The Shattir fabric is used to create beautiful contemporary and pricey Banarasi saree designs. Meanwhile, the Organza variety is known for its richly woven fabric, and warp and weft are used to create some of the most magnificent Brocade designs and embellishments.
Finally, pure silk sarees are made from Katan fabric. This plain material is composed of pure silk threads and is used to create exquisite designs and patterns. Although Katan sarees were formerly handloomed, power looms and quick looms are now used to manufacture them.
To create a Banarasi saree, at least three different artisans work together on a power loom. One weaves the silk, another dyes it, and a third connects the knots of silk to build the power ring. The motifs are originally sketched on graph paper and then embossed as a punch-card pattern. This pattern serves as a guide for the thread pattern during the entire weaving process.
The amount of time it takes to create a Banarasi saree depends on how elaborate the embroidery is, ranging from fifteen days to six months. For those who want an imperial pattern, it may even take a whole year for the artisans to produce a Banarasi silk saree, Banarasi georgette sarees or any other Banarasi saree of their choice.
Q1. Who started the Banarasi Saree?
The Mughal Empire brought sophisticated sewing and decorating techniques of the Banarasi silk to India.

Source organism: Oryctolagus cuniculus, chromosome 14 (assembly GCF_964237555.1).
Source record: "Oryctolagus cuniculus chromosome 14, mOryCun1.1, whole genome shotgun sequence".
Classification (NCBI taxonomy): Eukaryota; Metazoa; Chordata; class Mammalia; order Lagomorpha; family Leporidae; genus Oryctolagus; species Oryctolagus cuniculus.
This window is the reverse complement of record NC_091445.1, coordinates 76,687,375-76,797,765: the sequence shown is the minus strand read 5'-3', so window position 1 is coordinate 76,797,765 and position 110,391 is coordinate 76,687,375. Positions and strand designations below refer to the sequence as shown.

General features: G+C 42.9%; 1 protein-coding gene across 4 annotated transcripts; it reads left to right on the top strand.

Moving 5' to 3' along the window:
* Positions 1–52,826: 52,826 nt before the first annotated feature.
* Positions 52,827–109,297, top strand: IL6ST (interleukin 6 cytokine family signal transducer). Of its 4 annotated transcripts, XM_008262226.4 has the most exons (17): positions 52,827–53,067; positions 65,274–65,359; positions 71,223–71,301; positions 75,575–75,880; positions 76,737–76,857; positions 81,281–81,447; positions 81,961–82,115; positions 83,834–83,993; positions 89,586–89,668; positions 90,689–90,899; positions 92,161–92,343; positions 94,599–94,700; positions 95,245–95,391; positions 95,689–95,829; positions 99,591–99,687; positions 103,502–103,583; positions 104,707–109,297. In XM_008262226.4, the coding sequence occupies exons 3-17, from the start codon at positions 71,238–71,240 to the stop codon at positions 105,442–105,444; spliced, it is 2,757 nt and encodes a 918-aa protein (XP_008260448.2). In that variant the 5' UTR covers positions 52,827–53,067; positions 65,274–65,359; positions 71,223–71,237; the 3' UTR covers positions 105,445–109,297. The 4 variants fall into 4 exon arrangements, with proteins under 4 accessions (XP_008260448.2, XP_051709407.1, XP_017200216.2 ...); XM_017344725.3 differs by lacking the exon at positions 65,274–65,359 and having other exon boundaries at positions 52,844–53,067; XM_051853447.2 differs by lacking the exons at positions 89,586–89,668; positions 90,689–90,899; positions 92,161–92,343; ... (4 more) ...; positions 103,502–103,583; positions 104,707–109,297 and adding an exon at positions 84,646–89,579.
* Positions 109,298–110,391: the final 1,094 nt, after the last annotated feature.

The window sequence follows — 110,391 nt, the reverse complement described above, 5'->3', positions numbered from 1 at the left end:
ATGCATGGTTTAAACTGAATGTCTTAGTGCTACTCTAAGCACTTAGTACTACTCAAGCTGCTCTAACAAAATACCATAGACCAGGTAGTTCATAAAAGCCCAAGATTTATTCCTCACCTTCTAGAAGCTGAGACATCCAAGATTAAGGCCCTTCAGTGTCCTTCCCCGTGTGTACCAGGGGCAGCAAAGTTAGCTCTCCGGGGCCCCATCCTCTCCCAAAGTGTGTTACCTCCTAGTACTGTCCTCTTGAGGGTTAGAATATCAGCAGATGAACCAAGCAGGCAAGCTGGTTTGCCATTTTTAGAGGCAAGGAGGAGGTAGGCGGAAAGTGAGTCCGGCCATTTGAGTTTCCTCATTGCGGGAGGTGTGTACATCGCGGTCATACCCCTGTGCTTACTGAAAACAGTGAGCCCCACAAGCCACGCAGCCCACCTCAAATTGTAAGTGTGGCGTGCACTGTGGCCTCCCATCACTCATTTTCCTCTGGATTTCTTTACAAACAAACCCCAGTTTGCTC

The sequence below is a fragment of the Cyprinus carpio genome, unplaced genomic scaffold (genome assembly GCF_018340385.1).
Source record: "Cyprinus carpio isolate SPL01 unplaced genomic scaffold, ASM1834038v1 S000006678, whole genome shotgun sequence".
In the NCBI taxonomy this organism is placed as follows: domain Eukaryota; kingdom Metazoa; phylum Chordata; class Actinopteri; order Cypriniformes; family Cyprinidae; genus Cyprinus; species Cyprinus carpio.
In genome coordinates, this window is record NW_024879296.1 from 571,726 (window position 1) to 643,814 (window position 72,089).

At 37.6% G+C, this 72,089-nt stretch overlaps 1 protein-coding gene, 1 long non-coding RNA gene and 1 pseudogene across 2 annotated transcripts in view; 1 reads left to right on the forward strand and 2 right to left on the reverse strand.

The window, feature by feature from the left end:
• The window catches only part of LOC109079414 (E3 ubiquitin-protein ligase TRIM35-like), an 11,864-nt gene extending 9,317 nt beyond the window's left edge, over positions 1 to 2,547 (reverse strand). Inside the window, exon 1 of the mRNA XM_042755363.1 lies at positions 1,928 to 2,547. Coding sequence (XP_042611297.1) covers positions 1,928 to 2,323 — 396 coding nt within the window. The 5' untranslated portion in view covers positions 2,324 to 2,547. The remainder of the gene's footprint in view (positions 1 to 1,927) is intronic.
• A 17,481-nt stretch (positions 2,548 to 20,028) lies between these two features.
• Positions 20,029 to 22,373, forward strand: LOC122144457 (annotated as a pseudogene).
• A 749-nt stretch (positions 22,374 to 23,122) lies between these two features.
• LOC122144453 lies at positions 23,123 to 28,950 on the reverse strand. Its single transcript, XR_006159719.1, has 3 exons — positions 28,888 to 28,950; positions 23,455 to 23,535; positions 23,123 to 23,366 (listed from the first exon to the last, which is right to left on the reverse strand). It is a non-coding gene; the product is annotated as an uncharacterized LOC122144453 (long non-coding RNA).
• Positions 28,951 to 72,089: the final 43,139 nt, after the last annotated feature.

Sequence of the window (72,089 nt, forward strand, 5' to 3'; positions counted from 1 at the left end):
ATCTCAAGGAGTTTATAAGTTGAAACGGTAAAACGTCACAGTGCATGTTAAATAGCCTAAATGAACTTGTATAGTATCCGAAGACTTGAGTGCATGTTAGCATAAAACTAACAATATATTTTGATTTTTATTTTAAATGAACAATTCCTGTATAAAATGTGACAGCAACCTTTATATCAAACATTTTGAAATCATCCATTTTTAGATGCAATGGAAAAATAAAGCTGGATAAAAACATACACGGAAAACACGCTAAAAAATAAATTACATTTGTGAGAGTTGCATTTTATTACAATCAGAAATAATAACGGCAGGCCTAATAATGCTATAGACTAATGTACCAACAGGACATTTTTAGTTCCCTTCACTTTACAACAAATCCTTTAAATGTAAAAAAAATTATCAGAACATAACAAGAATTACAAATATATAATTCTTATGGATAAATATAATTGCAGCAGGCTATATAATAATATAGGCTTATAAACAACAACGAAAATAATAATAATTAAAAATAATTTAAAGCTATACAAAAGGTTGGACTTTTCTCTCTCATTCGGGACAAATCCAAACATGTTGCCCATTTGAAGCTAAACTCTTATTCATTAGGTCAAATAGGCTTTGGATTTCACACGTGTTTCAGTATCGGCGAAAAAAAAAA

Q2. Are Banarasi sarees very expensive?
There are many variable pricing ranges for Banarasi sarees, therefore it is essential to choose one that falls within your resources. Banaras, or more commonly known as Varanasi in Uttar Pradesh, is the origin of the Banarasi sari. The manufacturing centres are mostly found in areas like Banaras, Gorakhpur and Azamgarh. Though these classic sarees are now woven in many parts of India. During ancient times, artisans and weavers of these beautifully crafted Banarasi sarees are believed to have drawn inspiration from natural flowers such as Jasmine, Marigold, Thousand Emeralds, and even the leaves of Betel Nut for designs. The diagonal stripes, floral patterns and corner motifs are some of the other patterns woven on a Banarasi sari. It is woven on a handloom by blending it with dobby or Jacquard mechanism. Normally, one sari requires about three persons to weave and may take from one to six months to complete it. The duration depends on the fineness and complexity of the designs.